Small Wins – Why Disability awareness training is so important

This post is a little bit different to my usual posts but not to far from my usual topics.

I saw this video yesterday and really felt the need to share this everyone.  It shows that even small things can have a big impact on people’s lives.

 

Now I don’t know what kinds of training Starbucks gives to its staff or whether or not this was just a really capable staff member doing the best she could for a customer, but whatever the case the outcome for the customer is awesome.

It is this kind of interaction and making people aware of how to interact with people with disabilities and that even small wins are incredibly important that really drives home to me why disability awareness programs are so important and why more companies should be providing their staff with these sorts of programs and encouraging them to do the sorts of things we see in this video.

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About pauldrasmussen
Paul is the winner of the 2013 Leadership in VET Quality Award and the 2013 LearnX Learning Manager of the year award. A Thought Leader and Speaker on Organisational Learning, Professional Development, Motivation, Leadership, Management and Professional Ethics, he speaks widely and has published work on the areas of Learning and Development, Learning ROI, Business, Management, Leadership and Ethics. With Qualifications in Ethics and Bioethics, Organisational Learning and Development, Training, and Business Management and Leadership, Paul has worked in and with a wide range of public, private, government and not for profit organisations. He is currently the National Training Manager for Spectrum Training and the principal consultant with Rasmussen Learning. Specialties: • Organisational Learning and Development • Ethics (Business, Professional and Theoretical) • Learning Management and ROI • Professional Speaking • RTO Management • E-Learning • Management • Leadership • Learning Management Systems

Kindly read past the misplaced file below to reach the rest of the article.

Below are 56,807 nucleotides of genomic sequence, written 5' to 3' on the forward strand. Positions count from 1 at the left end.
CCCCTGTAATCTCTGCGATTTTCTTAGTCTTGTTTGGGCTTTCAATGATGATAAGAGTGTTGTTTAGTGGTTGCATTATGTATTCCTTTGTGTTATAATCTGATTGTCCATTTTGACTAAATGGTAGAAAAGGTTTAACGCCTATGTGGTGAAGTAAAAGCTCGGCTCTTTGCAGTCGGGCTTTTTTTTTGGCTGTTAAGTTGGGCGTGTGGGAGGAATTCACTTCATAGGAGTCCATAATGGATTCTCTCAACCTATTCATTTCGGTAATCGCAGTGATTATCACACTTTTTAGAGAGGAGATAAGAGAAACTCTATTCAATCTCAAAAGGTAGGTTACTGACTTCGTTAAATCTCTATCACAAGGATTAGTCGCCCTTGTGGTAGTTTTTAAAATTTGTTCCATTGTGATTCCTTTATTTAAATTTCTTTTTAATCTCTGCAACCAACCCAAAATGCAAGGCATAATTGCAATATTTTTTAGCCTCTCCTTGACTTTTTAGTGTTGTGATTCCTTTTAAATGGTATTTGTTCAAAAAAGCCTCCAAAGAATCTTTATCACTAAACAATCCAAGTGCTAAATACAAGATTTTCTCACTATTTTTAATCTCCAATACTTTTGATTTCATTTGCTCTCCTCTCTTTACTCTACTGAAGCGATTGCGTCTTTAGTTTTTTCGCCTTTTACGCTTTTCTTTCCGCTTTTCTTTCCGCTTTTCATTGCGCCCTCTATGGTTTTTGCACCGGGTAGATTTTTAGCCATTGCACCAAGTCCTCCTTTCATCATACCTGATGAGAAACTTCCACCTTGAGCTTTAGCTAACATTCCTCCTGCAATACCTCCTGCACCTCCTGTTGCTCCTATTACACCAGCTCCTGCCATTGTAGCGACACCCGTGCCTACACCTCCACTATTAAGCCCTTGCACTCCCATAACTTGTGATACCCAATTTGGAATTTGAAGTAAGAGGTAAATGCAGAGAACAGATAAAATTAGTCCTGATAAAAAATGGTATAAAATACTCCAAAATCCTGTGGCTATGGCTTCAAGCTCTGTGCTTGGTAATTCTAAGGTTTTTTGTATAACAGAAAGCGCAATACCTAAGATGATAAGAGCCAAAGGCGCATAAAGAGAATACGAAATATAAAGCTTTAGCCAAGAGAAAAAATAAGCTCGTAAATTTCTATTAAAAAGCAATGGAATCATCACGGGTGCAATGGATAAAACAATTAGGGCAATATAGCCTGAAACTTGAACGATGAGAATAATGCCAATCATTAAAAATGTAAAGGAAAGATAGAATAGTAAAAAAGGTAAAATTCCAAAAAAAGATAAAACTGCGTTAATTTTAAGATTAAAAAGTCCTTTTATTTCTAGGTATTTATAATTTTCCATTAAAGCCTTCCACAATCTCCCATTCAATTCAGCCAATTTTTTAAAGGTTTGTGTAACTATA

2 Responses to Small Wins – Why Disability awareness training is so important

  1. Great post Paul. Full marks to Starbucks and/or that young woman who saw that it’s often pretty simple to help a person with a disability – and acted on it.
    Cheers
    Karen

  2. David Goddin says:

    Reblogged this on People Performance Potential and commented:
    So simply brilliant, caring & effective. Watch the video!

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